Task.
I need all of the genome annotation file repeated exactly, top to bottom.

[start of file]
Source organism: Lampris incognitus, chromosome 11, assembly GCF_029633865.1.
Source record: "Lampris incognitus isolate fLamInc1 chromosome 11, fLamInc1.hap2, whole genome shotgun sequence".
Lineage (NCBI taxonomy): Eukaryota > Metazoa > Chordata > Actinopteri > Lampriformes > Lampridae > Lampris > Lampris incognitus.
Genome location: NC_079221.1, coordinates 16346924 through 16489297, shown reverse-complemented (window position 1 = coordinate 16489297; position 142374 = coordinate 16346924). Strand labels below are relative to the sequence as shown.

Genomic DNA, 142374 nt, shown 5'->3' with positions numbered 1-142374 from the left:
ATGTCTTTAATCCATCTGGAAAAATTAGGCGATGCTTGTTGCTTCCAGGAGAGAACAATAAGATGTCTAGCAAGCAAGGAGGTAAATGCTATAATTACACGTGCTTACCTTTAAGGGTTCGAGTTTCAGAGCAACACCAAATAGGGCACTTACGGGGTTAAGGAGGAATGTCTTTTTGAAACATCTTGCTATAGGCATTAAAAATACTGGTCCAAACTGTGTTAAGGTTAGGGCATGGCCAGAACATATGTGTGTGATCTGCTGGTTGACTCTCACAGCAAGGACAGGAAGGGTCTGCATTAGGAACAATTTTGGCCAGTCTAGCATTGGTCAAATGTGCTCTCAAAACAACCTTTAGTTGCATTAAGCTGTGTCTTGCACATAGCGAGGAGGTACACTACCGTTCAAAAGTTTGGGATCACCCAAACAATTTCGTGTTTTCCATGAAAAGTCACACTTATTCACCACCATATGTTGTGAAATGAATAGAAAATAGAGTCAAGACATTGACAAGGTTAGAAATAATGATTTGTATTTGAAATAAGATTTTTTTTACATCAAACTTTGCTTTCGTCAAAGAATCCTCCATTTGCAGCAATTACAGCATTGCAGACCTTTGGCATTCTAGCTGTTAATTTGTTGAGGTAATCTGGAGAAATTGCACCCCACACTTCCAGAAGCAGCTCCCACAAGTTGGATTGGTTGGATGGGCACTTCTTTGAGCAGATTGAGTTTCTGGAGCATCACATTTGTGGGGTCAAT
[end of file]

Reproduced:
Source organism: Lampris incognitus, chromosome 11, assembly GCF_029633865.1.
Source record: "Lampris incognitus isolate fLamInc1 chromosome 11, fLamInc1.hap2, whole genome shotgun sequence".
Lineage (NCBI taxonomy): Eukaryota > Metazoa > Chordata > Actinopteri > Lampriformes > Lampridae > Lampris > Lampris incognitus.
Genome location: NC_079221.1, coordinates 16346924 through 16489297, shown reverse-complemented (window position 1 = coordinate 16489297; position 142374 = coordinate 16346924). Strand labels below are relative to the sequence as shown.

Genomic DNA, 142374 nt, shown 5'->3' with positions numbered 1-142374 from the left:
ATGTCTTTAATCCATCTGGAAAAATTAGGCGATGCTTGTTGCTTCCAGGAGAGAACAATAAGATGTCTAGCAAGCAAGGAGGTAAATGCTATAATTACACGTGCTTACCTTTAAGGGTTCGAGTTTCAGAGCAACACCAAATAGGGCACTTACGGGGTTAAGGAGGAATGTCTTTTTGAAACATCTTGCTATAGGCATTAAAAATACTGGTCCAAACTGTGTTAAGGTTAGGGCATGGCCAGAACATATGTGTGTGATCTGCTGGTTGACTCTCACAGCAAGGACAGGAAGGGTCTGCATTAGGAACAATTTTGGCCAGTCTAGCATTGGTCAAATGTGCTCTCAAAACAACCTTTAGTTGCATTAAGCTGTGTCTTGCACATAGCGAGGAGGTACACTACCGTTCAAAAGTTTGGGATCACCCAAACAATTTCGTGTTTTCCATGAAAAGTCACACTTATTCACCACCATATGTTGTGAAATGAATAGAAAATAGAGTCAAGACATTGACAAGGTTAGAAATAATGATTTGTATTTGAAATAAGATTTTTTTTACATCAAACTTTGCTTTCGTCAAAGAATCCTCCATTTGCAGCAATTACAGCATTGCAGACCTTTGGCATTCTAGCTGTTAATTTGTTGAGGTAATCTGGAGAAATTGCACCCCACACTTCCAGAAGCAGCTCCCACAAGTTGGATTGGTTGGATGGGCACTTCTTTGAGCAGATTGAGTTTCTGGAGCATCACATTTGTGGGGTCAAT